This week when I met with a gentleman at the Max the Mutt Animation Studio in Toronto, I got a bit of an ego stroking. He told me, “Chantalle, I loved your essay so much I read it twice. I don’t often see so much philosophy in the entrance essay”. I was a little caught off guard. I hadn’t thought I had included much philosophy, but then I remember that I had written this little gem.
“Wanting something with everything that you are is the definitive act of being human. When we strive for our goals with tireless ambition, we often relate ourselves to Gods, when in actuality, we couldn’t be more as men.”
…and I suppose I can understand what he meant by philosophical. I’ve spent much of my young life hearing from people that I was “wise beyond my years”, and let somehow I never managed to believe that I was.
A good friend of mine gave me the reality check I needed when I sat down in the car, frustrated that despite my best efforts, the school would not accept me without seeing more of my art (which I didn’t have). She asked me: “Why do you rely on other people to tell you something about the way you are? Just believe it for yourself and you’ll never need anyone to stroke your ego”. She then promptly told me to get rid of my ego all together.
Well, that’s another topic all together, and a much larger pill to swallow, let me tell you.
Sometimes even I’m surprised with what comes out of my mouth. I once had someone tell my mother that I had an “old soul”, and regardless of my lac of spirituality, that nameless woman’s opinion of my (which was in my infancy, I might add), has followed me around my entire life.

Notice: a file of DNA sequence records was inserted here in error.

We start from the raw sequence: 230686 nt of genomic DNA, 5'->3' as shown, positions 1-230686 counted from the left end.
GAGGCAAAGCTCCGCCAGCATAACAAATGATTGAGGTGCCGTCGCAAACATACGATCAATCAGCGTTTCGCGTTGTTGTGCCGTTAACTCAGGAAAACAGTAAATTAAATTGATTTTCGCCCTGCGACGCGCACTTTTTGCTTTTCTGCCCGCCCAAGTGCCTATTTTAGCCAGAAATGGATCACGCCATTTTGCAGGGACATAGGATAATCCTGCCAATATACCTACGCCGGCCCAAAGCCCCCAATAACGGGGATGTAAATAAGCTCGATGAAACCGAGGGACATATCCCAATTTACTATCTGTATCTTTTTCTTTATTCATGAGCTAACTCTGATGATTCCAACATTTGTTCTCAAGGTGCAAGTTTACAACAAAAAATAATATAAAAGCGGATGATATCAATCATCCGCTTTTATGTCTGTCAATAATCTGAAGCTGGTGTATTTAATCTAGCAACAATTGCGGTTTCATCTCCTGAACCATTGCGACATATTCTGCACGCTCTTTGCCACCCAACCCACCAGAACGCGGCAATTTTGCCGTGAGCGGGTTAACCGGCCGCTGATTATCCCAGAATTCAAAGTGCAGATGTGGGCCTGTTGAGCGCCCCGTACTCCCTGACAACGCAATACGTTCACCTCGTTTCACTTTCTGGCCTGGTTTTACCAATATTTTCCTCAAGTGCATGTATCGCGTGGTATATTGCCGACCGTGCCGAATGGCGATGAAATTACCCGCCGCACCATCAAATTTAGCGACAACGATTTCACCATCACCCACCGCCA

Further on in my essay, there was the line…
“Art is something I’ve always loved. To me there’s something phenomenal about taking a physical, tangible object, and using it to make you express something completely intangible. Our eyes follow lines, assess colours, we reminisce, we become nostalgic, we appreciate, and this is how art captures us. Artists have a depth of being that they want to share with the rest of the world. Whether through music, or paintings, or any other medium, connecting with an audience on a deeper level is always the aim of any artist.”
I suppose that’s why I always wanted to be an artist. I believe that I see the world in a different way than most people. Maybe my ego has something to do with that opinion, but then again, maybe it doesn’t. We all see the world through a different set of eyes. Is there a sense of superiority in believing that the artist’s is worth sharing more than that of the average Joe? Possibly, but there’s a lot of shitty art out there now-a-days; just look at the Jonas Brothers.
Truth be told, I examine my life on a regular basis, and I think it’s important to know where you stand, and ultimately be able to describe the world you see through your eyes to others, so that they might share your perspective, or see things from a different angle.
Plato said that a life unexamined is not worth living. I’ll go a step further and say that an unshared examination of one’s own life is not lived. Sharing who we are, and how we perceive our world is the only way to really connect to other people, and in the end, the only thing that truly enriches our lives is how we connect with others.
… but then, as a master of short quotes, that may have been too much of a mouthful from Plato.
When I left high-school, I saluted by English teacher, quoting the Walt Whitman poem: “O Captain, my Captain!”, because he made me see the world from a different perspective and opened me up to books and stories that would further facilitate the broadening of my horizons. I hope one day to be able to do that for others as well, and I hope that I can do it through my attitude, through my writing, and through my art.